What is the Black Swan?
A Black Swan is an event that is unlikely or surprising. It's not unlike the term, “Dark Horse”, which can refer to a player or competitor, who no one thought would do well; although, black swans are a wider range of things including unexpected physical events. Lately, the usage has come to focus on catastrophic events, like the financial crisis in 2008.
Credit for the popularisation of this term can be given to Nassim Taleb, who wrote a book, also named, Black Swan. This book was credited for predicting and explaining many aspects of the financial crisis of 2008.
Black Swan – Historical Usage
In 1697 Dutch Explorers saw black swans for the first time in Western Australia. Up until that point, the term "black swan" referred to what was thought of as a non existent bird. So, to say, “its like a black swan”, meant it was something impossible.
After the sighting of actual black swans, the term transformed. It came to mean something unlikely that may later be disproved
Black Swans in Philosophy
Notable in the field of philosophy, is the "Black Swan Fallacy". As a fallacy, this has been credited to John Stuart Mill but its not clear to me if it has a single author.
As I understand it, this fallacy goes something like this: Someone claims, because something hasn't been experienced, it can not be so. Eg. Jimmy says, “We have never seen black swans therefore they do not exist.” As happened historically, many people not having witnessed black swans, didn't mean they didn't exist.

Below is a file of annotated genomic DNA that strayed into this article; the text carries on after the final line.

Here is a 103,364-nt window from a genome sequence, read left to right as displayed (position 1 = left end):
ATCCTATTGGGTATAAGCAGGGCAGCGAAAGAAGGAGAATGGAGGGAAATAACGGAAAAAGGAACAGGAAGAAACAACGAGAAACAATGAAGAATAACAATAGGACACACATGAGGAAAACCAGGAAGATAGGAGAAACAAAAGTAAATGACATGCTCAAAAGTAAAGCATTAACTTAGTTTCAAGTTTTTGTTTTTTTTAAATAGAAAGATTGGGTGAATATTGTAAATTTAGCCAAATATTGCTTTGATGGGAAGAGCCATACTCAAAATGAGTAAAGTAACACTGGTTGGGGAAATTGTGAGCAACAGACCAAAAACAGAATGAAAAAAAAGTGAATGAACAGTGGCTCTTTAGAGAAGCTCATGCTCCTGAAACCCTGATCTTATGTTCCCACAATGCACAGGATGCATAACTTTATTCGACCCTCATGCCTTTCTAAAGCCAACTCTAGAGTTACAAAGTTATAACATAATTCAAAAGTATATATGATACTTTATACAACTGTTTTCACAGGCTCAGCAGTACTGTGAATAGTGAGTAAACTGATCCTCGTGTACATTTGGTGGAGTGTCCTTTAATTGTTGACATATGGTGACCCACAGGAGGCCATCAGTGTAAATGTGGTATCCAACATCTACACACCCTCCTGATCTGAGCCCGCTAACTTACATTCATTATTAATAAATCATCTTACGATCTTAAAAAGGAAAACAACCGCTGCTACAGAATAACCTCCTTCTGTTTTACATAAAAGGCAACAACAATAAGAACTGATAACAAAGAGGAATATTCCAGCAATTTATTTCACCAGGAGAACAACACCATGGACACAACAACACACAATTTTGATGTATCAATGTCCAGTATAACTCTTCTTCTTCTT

How Experts Make Things Worse
Here is how the Black Swan applies to economics, social science and therefore politics:
You have experts who, if you follow their advice, give you confidence against a bad outcome, in the field they are experts in. However, when something bad happens in that field, the confidence these experts gave you, make things worse. Why? Because the confidence they gave you made you less wary of the bad outcome.
Example from the financial crisis:
Experts gave investments a “triple A” rating they often did not deserve. Some people who bought these investments found out they were built on a completely shoddy foundation; but, by then it was too late. Now the crashing value of these investments were doubly hard on the owners because they hadn't even considered the possibility there was a problem. It was..a double gut punch, so to speak.
The Danger of Taking Black Swan Ideas Too Far
I think there is a danger of going way too far with black swan thinking. For example, I read the following idea in the Black Swan entry in Wikipedia: Every significant event in history is a black swan.
Are the only significant events in history the catastrophic or surprising ones? This is taking things too far! Those who get too deep into the lore of black swan ideology, perhaps the result of a kind of pessimism, risk going off the rails with their analysis. I guess many good ideas can be taken to extremes or applied with too much reductionism.
A counter example to illustrate what I mean: Consider a long establish system of farmers working their farms every day (and bringing their goods to market). By doing this they feed hundreds of thousands of people. The sheer ordinariness of what these farmers do, day in and day out, does not make what they do less significant than the financial crisis or the great depression. In fact, this particular pattern seems more critical than those catastrophes.
And, that, my friends is where we come full circle. For, at any time, something can come along, to take down this “established system”. And, sometimes this unexpected event is beyond our ability to predict it...